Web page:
If you suspect that someone you know may be fabricating or inducing illness in their child, you shouldn’t confront them directly. It’s unlikely to make the person admit to wrongdoing, and it may give them the opportunity to dispose of any evidence of abuse.
You can contact your local social services department or telephone the NSPCC’s child protection helpline on 0808 800 5000. It’s open 24 hours a day, seven days a week.
Read more about what to do if you suspect fabricated or induced illness.
How a case is managed
The first priority is to protect the child and restore them to good health. This may involve removing the child from the care of the person responsible. If the child is in hospital, the parent or carer may need to be removed from the ward.
The child may need help returning to a normal lifestyle, including going back to school. Younger children and babies who don’t understand they were victims of abuse often make a good recovery once the abuse stops.
Older children, particularly those who’ve been abused for many years, will have more complex problems. For example, many affected children believe they’re really ill. They need help and support to develop a more realistic understanding of their health. They may also need to learn how to tell the difference between the impaired perception of their parent or carer and reality.
It’s common for older children to feel loyal to their parent or carer, and a sense of guilt if that person is removed from the family.
The parent or carer
Once the child is safe, it may be possible to treat the parent or carer’s underlying psychological problems. This may include a combination of:
- intensive psychotherapy
- family therapy
The aim of psychotherapy is to uncover and resolve the issues that caused the person to fabricate or induce illness in their child.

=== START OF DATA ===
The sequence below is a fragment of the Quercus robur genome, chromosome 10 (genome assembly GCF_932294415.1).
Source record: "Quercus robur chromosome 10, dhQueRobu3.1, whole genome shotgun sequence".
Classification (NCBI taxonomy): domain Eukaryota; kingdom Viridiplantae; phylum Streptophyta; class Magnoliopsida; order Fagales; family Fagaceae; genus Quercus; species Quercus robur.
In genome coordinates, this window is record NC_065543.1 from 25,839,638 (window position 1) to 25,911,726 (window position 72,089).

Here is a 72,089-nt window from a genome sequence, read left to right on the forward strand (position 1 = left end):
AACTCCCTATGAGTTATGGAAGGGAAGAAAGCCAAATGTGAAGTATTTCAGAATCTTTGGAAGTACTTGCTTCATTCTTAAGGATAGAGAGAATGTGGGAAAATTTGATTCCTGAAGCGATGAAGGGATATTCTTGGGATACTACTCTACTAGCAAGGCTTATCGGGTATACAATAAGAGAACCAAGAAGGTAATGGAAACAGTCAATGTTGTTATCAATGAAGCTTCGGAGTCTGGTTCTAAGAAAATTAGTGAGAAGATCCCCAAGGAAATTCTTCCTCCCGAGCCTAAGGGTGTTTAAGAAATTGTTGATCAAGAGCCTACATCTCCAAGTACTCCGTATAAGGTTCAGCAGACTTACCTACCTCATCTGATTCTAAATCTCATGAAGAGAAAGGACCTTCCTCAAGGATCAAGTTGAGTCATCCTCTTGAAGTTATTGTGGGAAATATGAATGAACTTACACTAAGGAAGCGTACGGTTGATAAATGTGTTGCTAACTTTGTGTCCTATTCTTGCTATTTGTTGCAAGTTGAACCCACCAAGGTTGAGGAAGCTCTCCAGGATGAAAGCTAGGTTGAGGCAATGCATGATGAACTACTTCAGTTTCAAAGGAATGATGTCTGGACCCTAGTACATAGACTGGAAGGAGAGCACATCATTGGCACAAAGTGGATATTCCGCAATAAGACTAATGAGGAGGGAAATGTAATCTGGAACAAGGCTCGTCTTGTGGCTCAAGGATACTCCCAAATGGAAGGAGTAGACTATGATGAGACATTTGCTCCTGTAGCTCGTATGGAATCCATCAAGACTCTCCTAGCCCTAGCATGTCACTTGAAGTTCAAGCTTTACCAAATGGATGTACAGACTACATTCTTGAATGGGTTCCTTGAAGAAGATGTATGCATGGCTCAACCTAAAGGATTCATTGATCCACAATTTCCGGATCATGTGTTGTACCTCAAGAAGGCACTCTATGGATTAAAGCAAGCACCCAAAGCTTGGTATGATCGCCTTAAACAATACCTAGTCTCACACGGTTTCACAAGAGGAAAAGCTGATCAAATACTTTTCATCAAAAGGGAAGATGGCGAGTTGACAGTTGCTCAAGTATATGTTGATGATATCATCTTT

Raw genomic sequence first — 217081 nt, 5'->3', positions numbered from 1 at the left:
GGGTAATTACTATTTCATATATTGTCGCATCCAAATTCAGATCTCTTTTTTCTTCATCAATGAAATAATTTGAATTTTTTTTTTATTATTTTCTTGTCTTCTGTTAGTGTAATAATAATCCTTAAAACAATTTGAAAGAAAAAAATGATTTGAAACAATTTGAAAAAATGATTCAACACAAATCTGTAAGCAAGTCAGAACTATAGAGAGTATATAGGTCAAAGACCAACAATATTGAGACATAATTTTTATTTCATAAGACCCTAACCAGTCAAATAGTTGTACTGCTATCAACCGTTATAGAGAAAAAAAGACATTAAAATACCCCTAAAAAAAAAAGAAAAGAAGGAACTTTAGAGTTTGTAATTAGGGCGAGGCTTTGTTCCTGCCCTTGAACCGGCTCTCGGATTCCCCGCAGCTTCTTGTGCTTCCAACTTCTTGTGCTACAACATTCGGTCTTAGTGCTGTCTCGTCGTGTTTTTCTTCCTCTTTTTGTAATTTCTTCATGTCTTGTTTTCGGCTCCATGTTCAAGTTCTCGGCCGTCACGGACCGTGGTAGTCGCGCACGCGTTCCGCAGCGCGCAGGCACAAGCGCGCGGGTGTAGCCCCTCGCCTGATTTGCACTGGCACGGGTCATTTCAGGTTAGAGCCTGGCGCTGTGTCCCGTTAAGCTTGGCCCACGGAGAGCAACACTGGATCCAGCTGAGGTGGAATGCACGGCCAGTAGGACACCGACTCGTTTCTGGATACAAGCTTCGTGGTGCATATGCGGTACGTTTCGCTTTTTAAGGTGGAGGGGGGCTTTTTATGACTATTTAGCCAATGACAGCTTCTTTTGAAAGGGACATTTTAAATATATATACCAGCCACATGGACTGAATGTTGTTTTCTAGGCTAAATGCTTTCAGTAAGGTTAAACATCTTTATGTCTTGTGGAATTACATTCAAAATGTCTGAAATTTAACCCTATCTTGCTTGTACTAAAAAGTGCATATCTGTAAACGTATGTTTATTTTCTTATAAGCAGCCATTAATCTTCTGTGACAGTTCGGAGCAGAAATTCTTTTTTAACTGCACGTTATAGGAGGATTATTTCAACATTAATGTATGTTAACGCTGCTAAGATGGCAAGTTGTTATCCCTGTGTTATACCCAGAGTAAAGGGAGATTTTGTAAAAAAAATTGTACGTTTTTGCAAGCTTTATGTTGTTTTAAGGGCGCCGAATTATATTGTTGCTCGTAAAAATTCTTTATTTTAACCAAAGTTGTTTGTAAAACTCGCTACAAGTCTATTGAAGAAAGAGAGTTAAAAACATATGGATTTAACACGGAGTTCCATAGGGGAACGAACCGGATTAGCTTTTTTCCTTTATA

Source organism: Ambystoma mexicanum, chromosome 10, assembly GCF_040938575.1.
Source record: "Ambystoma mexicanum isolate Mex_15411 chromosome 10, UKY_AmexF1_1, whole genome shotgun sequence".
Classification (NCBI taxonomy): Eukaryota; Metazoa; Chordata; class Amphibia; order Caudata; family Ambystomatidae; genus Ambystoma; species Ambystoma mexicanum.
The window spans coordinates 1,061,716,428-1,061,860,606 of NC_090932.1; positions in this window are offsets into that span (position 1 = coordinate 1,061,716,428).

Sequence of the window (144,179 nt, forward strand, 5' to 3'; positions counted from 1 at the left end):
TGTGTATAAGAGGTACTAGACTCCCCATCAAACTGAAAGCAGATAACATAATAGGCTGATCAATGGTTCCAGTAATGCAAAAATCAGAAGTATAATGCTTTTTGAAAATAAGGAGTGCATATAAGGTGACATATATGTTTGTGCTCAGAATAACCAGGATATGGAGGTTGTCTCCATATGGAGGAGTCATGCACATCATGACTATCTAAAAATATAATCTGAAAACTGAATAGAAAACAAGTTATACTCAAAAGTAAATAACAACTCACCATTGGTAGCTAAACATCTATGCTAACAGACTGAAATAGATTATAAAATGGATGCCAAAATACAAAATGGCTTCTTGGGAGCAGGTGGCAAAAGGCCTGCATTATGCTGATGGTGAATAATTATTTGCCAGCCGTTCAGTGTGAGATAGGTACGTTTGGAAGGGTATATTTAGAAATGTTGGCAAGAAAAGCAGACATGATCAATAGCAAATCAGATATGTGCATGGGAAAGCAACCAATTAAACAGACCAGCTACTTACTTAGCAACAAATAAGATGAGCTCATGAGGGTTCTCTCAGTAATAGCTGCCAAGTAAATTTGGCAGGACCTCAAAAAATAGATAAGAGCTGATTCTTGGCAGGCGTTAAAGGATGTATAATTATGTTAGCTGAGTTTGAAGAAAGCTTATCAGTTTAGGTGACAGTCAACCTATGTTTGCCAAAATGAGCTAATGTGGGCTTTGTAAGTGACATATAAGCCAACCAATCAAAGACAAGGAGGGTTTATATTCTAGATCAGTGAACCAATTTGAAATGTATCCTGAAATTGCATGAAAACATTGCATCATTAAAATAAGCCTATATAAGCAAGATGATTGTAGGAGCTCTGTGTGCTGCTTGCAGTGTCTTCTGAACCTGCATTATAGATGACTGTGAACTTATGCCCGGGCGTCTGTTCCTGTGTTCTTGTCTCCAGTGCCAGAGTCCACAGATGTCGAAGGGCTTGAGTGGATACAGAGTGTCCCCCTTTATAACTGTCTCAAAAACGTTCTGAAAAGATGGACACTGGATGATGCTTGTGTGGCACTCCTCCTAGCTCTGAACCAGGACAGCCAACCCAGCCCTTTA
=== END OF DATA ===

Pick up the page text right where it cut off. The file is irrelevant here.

Family therapy aims to resolve any tensions within the family, improve parenting skills and attempt to repair the relationship between the parent or carer and the child.
In more severe cases, the parent or carer may be compulsorily detained in a psychiatric ward under the Mental Health Act so their relationship with their child can be closely monitored.
Parents or carers involved in FII are difficult to treat because most don’t admit their deceptions and refuse to recognise their abusive behaviour. Therefore, in many cases, the child is permanently removed from their care.
The best results occur in cases where the parent or carer:
- understands and acknowledges the harm they’ve caused
- is able to communicate the underlying motivations and needs that led them to fabricate or cause illness
- is able to work together with healthcare and other professionals
There has been controversy in the media regarding FII, with some commentators suggesting that it’s not a real phenomenon.
However, a great deal of evidence exists to show that FII is real. The evidence of abuse includes hundreds of case files from more than 20 different countries, the confessions of mothers and other carers, the testimony of children, as well as video footage.